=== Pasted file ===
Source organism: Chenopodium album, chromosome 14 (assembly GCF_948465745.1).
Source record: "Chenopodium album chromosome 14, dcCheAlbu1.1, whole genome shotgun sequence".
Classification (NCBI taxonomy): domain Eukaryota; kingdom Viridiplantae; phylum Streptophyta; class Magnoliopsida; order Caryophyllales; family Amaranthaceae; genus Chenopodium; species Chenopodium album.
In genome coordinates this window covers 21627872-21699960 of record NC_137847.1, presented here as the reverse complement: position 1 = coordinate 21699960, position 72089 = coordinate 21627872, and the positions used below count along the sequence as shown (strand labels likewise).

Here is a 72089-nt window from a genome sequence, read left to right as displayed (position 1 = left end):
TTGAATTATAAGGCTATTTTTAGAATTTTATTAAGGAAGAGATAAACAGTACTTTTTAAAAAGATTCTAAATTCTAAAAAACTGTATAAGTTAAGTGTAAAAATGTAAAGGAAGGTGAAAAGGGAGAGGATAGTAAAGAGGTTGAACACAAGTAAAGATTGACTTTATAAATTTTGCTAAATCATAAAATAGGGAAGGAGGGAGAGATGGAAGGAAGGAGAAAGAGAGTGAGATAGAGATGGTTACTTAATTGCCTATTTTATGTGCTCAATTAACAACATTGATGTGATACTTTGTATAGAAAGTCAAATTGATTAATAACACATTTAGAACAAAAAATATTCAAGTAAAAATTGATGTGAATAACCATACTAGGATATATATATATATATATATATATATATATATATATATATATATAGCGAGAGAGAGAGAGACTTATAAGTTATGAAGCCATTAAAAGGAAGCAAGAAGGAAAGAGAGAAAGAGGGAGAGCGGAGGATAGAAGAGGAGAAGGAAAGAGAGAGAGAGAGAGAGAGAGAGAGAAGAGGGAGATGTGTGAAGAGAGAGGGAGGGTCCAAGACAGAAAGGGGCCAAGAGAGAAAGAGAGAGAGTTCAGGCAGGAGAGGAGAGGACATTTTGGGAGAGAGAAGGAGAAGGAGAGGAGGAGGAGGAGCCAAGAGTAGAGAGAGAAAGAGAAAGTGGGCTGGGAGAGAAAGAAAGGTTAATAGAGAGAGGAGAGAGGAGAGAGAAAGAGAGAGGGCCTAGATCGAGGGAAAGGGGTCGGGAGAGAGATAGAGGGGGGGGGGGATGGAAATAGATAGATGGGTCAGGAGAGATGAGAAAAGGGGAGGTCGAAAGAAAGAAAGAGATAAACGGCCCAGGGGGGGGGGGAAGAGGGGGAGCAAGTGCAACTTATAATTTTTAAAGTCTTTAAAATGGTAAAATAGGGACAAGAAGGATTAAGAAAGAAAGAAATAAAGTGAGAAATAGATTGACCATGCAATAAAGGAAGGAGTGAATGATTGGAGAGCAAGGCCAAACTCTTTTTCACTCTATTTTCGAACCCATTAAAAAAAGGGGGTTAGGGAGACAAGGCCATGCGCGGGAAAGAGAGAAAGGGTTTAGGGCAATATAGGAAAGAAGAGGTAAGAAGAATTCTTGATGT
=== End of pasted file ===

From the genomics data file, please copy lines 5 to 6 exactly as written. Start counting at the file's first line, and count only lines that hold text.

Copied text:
Here is a 72089-nt window from a genome sequence, read left to right as displayed (position 1 = left end):
TTGAATTATAAGGCTATTTTTAGAATTTTATTAAGGAAGAGATAAACAGTACTTTTTAAAAAGATTCTAAATTCTAAAAAACTGTATAAGTTAAGTGTAAAAATGTAAAGGAAGGTGAAAAGGGAGAGGATAGTAAAGAGGTTGAACACAAGTAAAGATTGACTTTATAAATTTTGCTAAATCATAAAATAGGGAAGGAGGGAGAGATGGAAGGAAGGAGAAAGAGAGTGAGATAGAGATGGTTACTTAATTGCCTATTTTATGTGCTCAATTAACAACATTGATGTGATACTTTGTATAGAAAGTCAAATTGATTAATAACACATTTAGAACAAAAAATATTCAAGTAAAAATTGATGTGAATAACCATACTAGGATATATATATATATATATATATATATATATATATATATATATATAGCGAGAGAGAGAGAGACTTATAAGTTATGAAGCCATTAAAAGGAAGCAAGAAGGAAAGAGAGAAAGAGGGAGAGCGGAGGATAGAAGAGGAGAAGGAAAGAGAGAGAGAGAGAGAGAGAGAGAGAAGAGGGAGATGTGTGAAGAGAGAGGGAGGGTCCAAGACAGAAAGGGGCCAAGAGAGAAAGAGAGAGAGTTCAGGCAGGAGAGGAGAGGACATTTTGGGAGAGAGAAGGAGAAGGAGAGGAGGAGGAGGAGCCAAGAGTAGAGAGAGAAAGAGAAAGTGGGCTGGGAGAGAAAGAAAGGTTAATAGAGAGAGGAGAGAGGAGAGAGAAAGAGAGAGGGCCTAGATCGAGGGAAAGGGGTCGGGAGAGAGATAGAGGGGGGGGGGGATGGAAATAGATAGATGGGTCAGGAGAGATGAGAAAAGGGGAGGTCGAAAGAAAGAAAGAGATAAACGGCCCAGGGGGGGGGGGAAGAGGGGGAGCAAGTGCAACTTATAATTTTTAAAGTCTTTAAAATGGTAAAATAGGGACAAGAAGGATTAAGAAAGAAAGAAATAAAGTGAGAAATAGATTGACCATGCAATAAAGGAAGGAGTGAATGATTGGAGAGCAAGGCCAAACTCTTTTTCACTCTATTTTCGAACCCATTAAAAAAAGGGGGTTAGGGAGACAAGGCCATGCGCGGGAAAGAGAGAAAGGGTTTAGGGCAATATAGGAAAGAAGAGGTAAGAAGAATTCTTGATGT